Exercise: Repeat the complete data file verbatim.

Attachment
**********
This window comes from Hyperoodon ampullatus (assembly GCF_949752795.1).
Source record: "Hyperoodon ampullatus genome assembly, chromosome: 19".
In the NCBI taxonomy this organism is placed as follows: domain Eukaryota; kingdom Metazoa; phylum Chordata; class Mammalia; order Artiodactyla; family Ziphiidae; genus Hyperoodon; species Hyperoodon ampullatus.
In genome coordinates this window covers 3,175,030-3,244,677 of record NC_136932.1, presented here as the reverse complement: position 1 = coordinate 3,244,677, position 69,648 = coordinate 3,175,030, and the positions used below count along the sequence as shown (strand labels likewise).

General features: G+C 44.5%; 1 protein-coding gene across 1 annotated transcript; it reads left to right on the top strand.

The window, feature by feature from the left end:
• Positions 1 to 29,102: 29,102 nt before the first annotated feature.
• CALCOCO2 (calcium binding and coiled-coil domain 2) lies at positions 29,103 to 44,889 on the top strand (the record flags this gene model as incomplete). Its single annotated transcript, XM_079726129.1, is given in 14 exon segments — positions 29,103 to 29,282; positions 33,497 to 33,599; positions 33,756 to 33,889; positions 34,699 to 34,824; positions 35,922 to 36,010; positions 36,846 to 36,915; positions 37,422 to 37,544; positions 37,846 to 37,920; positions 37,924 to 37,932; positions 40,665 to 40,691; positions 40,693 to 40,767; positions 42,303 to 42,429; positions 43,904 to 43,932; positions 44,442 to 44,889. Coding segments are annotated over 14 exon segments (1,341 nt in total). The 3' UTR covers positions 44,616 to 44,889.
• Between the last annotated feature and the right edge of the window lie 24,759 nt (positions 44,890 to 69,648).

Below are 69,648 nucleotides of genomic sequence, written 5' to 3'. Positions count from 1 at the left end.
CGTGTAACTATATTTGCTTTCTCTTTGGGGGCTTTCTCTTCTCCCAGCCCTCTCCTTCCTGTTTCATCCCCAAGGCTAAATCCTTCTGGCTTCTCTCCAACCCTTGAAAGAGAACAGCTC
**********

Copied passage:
This window comes from Hyperoodon ampullatus (assembly GCF_949752795.1).
Source record: "Hyperoodon ampullatus genome assembly, chromosome: 19".
In the NCBI taxonomy this organism is placed as follows: domain Eukaryota; kingdom Metazoa; phylum Chordata; class Mammalia; order Artiodactyla; family Ziphiidae; genus Hyperoodon; species Hyperoodon ampullatus.
In genome coordinates this window covers 3,175,030-3,244,677 of record NC_136932.1, presented here as the reverse complement: position 1 = coordinate 3,244,677, position 69,648 = coordinate 3,175,030, and the positions used below count along the sequence as shown (strand labels likewise).

General features: G+C 44.5%; 1 protein-coding gene across 1 annotated transcript; it reads left to right on the top strand.

The window, feature by feature from the left end:
• Positions 1 to 29,102: 29,102 nt before the first annotated feature.
• CALCOCO2 (calcium binding and coiled-coil domain 2) lies at positions 29,103 to 44,889 on the top strand (the record flags this gene model as incomplete). Its single annotated transcript, XM_079726129.1, is given in 14 exon segments — positions 29,103 to 29,282; positions 33,497 to 33,599; positions 33,756 to 33,889; positions 34,699 to 34,824; positions 35,922 to 36,010; positions 36,846 to 36,915; positions 37,422 to 37,544; positions 37,846 to 37,920; positions 37,924 to 37,932; positions 40,665 to 40,691; positions 40,693 to 40,767; positions 42,303 to 42,429; positions 43,904 to 43,932; positions 44,442 to 44,889. Coding segments are annotated over 14 exon segments (1,341 nt in total). The 3' UTR covers positions 44,616 to 44,889.
• Between the last annotated feature and the right edge of the window lie 24,759 nt (positions 44,890 to 69,648).

Below are 69,648 nucleotides of genomic sequence, written 5' to 3'. Positions count from 1 at the left end.
CGTGTAACTATATTTGCTTTCTCTTTGGGGGCTTTCTCTTCTCCCAGCCCTCTCCTTCCTGTTTCATCCCCAAGGCTAAATCCTTCTGGCTTCTCTCCAACCCTTGAAAGAGAACAGCTC